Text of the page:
Meet ERV – the Newest Red Cross Emergency Response Vehicle

By Doug Bardwell – American Red Cross volunteer

Responding to disasters, both locally and nationally, a team of two or more American Red Cross volunteers typically responds in an officially marked vehicle. For larger events, the vehicle of choice will probably be ERV – the Emergency Response Vehicle.

Originally, Clara Barton used a wagon for battlefield rescue missions.  As World War I and II occurred, military-style trucks were marked with the large Red Cross symbol and put into service.

Not until 1984 did the Red Cross begin standardization of the fleet, settling on the boxy, ambulance-style vehicle most often associated with disaster relief. Able to drive into affected neighborhoods to feed hundreds after a hurricane or tornado, the box truck design was also able to be loaded with hundreds of mops, pails and disinfectants for flood survivors.Red Cross Ready (002)

The design served the Red Cross admirably for years, but much of the fleet was more than 10 years old and in 2013, the decision was made to upgrade the fleet with a more modern vehicle type.

Meet ERV – Gen 2

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The newest style ERV is sleeker, more maneuverable and will cost less to operate than the last generation of vehicles.  And although they are more affordable, the vehicles are still very costly, at about $150,000 each.  We are grateful to The Sam J. Frankino Foundation, and Greater Cleveland Board Member Lorraine Dodero, for the generous donation that made the purchase of the new ERV possible.

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Greater Cleveland Board Member Lorraine Dodero cuts the ribbon for the new ERV, with Regional CEO Mike Parks

With modern materials and manufacturing processes, the vehicles are expected to last longer as well. While still providing ample room for supplies, the new ERV can easily be transformed from day-to-day local emergency responses, to hauling supplies for a larger disaster.

Modern two-way radio communications and GPS dispatching systems are just the beginning of the technology installed in the newest generation of response vehicles.  Ergonomics are also a large consideration, making it easier for both Red Cross volunteers and those being served alike.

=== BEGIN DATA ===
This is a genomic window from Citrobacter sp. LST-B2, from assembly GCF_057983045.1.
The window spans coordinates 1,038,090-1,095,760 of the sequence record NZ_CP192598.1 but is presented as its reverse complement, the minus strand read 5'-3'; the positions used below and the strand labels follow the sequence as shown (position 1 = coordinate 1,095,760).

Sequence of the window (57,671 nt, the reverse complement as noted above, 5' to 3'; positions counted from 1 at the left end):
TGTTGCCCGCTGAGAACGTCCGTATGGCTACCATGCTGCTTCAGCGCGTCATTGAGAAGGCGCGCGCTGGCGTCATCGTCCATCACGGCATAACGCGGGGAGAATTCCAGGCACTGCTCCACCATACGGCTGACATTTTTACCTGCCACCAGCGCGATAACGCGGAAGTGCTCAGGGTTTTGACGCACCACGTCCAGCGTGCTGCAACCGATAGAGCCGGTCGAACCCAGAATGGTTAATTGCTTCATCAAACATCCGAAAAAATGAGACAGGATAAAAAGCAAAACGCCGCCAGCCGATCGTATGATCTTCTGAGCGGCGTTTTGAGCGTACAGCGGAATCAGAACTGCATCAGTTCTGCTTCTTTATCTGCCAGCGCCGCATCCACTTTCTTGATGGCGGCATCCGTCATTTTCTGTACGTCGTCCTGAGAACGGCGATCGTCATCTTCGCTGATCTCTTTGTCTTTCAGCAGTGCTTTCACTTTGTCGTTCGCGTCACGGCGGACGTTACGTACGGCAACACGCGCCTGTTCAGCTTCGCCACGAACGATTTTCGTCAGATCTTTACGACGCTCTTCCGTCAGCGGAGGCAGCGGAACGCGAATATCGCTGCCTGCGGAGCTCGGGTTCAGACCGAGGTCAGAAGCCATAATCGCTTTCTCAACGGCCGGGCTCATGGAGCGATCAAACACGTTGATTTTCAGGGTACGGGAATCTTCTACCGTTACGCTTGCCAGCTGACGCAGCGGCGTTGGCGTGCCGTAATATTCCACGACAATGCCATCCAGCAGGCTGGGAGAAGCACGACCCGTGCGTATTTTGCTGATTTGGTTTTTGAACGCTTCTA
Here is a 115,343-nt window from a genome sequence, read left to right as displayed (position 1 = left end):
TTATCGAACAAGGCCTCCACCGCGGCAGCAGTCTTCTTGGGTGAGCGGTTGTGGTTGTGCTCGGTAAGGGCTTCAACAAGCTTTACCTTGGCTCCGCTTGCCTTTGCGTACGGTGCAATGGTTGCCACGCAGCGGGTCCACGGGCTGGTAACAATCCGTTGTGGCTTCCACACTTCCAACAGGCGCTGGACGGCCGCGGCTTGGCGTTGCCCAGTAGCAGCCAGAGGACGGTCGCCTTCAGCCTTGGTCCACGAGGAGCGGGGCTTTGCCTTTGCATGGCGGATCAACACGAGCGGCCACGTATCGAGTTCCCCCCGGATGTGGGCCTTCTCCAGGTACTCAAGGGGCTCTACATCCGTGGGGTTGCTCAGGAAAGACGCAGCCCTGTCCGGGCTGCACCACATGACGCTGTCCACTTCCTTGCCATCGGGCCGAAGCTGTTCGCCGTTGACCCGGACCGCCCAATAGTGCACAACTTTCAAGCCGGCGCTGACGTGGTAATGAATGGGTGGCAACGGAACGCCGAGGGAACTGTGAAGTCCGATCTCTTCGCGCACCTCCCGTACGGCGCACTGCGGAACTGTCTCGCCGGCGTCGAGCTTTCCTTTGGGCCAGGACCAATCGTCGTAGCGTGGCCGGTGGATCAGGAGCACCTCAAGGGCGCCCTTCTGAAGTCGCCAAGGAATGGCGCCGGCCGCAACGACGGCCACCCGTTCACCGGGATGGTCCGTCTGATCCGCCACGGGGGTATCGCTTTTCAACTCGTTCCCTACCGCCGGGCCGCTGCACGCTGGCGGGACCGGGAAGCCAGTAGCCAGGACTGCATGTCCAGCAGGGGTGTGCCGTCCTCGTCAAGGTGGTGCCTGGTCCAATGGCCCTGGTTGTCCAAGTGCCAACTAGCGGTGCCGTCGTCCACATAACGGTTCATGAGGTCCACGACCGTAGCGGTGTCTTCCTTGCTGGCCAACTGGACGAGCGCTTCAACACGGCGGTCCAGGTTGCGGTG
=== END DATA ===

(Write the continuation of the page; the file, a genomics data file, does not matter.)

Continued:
Want to meet ERV in person?  Consider joining the team of volunteers known as the Disaster Action Team – who respond to local fires and other disasters.  Become a volunteer and help us provide support and hope when all seems lost.  Begin your volunteer process here.

Messy, Stressful, Heartwarming; Volunteers Describe Work in Texas

Disaster Workers Return After Two-Week Deployment 

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Northeast Ohio Red Cross volunteers Furman Alden and Sue Wisdom

Furman Alden and Sue Wisdom are back home, after spending two weeks on deployment following Hurricane Harvey.  The Northeast Ohio volunteers spent long hours driving an Emergency Response Vehicle through streets in and around Houston, making sure residents had access to warm meals, water and snacks.

“No one sees skin color, religion or politics,” said Sue, a Lake County resident and a veteran of disaster relief operations.  “From the youngest to the oldest, the way people came together to help each other, it’s heartwarming.”

Sue said several little boys volunteered to help distribute meals, going door-to-door after receiving their own meals and learning about the work of the Red Cross.  “They were amazing,” she said.  “I gave them cookies, and one of them said ‘You are so nice.’  That made may day!”

Furman Alden, also a veteran of disaster work, said he has never seen so much debris piled so high in front of so many houses. The Youngstown resident said, “The whole way down the street, they emptied their houses completely.   Furniture, dry wall, everything. It was messy.”

He says they were the first relief workers to reach a neighborhood that had been cut off by flooded roadways.  “We were the first ones to get in there.  They were so happy to see us.”